Ms Warren is thought to have struggled in part because she was too professorial to connect with anyone beyond white college-educated women like herself. But had she focused on her up-by-the-bootstraps biography, who's to say she wouldn't have been slammed as inauthentic or as trying too hard? As for complaints that she was too strident or shrill or hectoring or inflexible, have any of these critics seen Bernie Sanders? Come on.

This is one of the vexing realities that plague highly accomplished female candidates like Ms Warren or Hillary Clinton, women whose résumés outstrip those of many of their male rivals. They have been told their whole lives that they have to outwork and outperform the men in order to be taken seriously - only to discover that it's not enough. It was one thing when Mrs Clinton lost the 2008 primary to Barack Obama. Despite his relative inexperience, he was a rare political talent with the added appeal of making history as America's first black president. But to lose in 2016 to Donald Trump? Winning the popular vote is cold comfort in a race that should never have been close.

Or consider Ms Klobuchar's conspicuous irritation with Pete Buttigieg's precocity. On multiple occasions she noted that a woman with his résumé - a 38-year-old former mayor of the fourth-largest city in Indiana - would never be taken seriously. "Women are held to a higher standard," she said at the November debate. "Otherwise we could play a game called 'Name Your Favourite Woman President,' which we can't do because it has all been men, including all vice presidents being men." Whatever your feelings about Mayor Pete, Ms Klobuchar was not wrong.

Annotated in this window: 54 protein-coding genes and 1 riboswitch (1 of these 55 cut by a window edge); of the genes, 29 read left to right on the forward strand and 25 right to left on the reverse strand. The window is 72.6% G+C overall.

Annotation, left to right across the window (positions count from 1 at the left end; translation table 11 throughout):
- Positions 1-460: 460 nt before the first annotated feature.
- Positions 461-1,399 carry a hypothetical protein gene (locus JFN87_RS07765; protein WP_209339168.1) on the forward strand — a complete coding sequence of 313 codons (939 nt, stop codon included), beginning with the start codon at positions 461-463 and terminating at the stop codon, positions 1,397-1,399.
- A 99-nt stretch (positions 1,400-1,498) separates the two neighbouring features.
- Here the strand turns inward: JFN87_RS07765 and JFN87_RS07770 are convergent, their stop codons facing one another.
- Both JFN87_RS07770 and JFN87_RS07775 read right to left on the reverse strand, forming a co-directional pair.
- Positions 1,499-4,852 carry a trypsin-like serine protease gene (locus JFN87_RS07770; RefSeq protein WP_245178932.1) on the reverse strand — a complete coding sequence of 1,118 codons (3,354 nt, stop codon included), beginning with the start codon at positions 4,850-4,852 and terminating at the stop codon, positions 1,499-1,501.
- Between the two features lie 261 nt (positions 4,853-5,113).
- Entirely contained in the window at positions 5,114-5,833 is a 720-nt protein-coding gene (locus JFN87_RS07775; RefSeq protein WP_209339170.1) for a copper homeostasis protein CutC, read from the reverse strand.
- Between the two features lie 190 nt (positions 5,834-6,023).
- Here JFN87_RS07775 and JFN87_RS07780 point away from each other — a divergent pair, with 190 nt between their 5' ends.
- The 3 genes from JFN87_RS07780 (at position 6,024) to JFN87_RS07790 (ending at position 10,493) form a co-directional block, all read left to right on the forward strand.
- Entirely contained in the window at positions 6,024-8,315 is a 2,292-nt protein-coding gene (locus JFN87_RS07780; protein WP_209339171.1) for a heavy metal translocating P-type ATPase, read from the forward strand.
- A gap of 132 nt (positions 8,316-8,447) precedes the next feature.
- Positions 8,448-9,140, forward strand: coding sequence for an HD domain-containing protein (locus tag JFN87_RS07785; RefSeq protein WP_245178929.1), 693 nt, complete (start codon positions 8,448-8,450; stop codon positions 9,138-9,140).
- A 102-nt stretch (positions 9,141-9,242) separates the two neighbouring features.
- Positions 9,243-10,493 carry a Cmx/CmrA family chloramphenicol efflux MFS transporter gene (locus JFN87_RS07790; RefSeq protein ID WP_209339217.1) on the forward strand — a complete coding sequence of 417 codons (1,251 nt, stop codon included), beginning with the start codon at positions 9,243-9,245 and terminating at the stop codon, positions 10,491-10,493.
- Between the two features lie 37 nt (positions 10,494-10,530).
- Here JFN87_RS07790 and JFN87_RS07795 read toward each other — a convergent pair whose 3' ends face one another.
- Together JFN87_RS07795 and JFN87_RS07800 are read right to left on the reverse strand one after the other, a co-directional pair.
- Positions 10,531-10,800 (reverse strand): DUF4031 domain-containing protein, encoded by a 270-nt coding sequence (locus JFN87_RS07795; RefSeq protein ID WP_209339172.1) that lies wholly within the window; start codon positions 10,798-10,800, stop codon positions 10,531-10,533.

It's hard for any candidate to get the formula right. For women, it is harder because of a host of unconscious biases.

Overriding concern

As often noted, there have been reams of research on this topic, most of it discouraging. The problem goes beyond voters who hold traditional views of gender roles or admit that they wouldn't be comfortable with a Madam President. More subtly, ambitious women are viewed more negatively than men, while women leaders are often considered less legitimate than men, in the United States, at least.

Studies also show that women candidates are regarded as inherently less electable. You see this in polls where a high percentage of respondents claim that they are ready to elect a female president, but far fewer believe that their neighbours are. That perception has had particular resonance in a cycle where a candidate's ability to beat Mr Trump has been the overriding concern for most Democrats. And with the sting of Mrs Clinton's defeat still painful, many in the party were hesitant to take a chance on another woman.

Last summer, a poll on perceived electability by Avalanche Strategies found that gender appeared to be a bigger issue than "age, race, ideology, or sexual orientation". When voters were asked whom they'd pick if the primaries were held today, Mr Biden came out ahead. When asked whom they would make president with the wave of a magic wand, without the candidate needing to win an election, voters went with Ms Warren. Women were more likely than men to cite gender as a concern.

Nate Silver of FiveThirtyEight lamented that such anxiety can become a self-fulfilling prophecy. "So there are a lot of women who might not vote for a woman because they're worried that other voters won't vote for her. But if everyone just voted for who they actually wanted to be president, the woman would win!"

Early on, there was speculation that this time the dynamic would be different. With multiple women in the running, perhaps the discussion could move past the tired trope that says: Of course, I'd support a woman for president, just not that woman. It's something to think about over the next few months as we're watching two old guys fight for the privilege of taking on another old guy in November. NYTIMES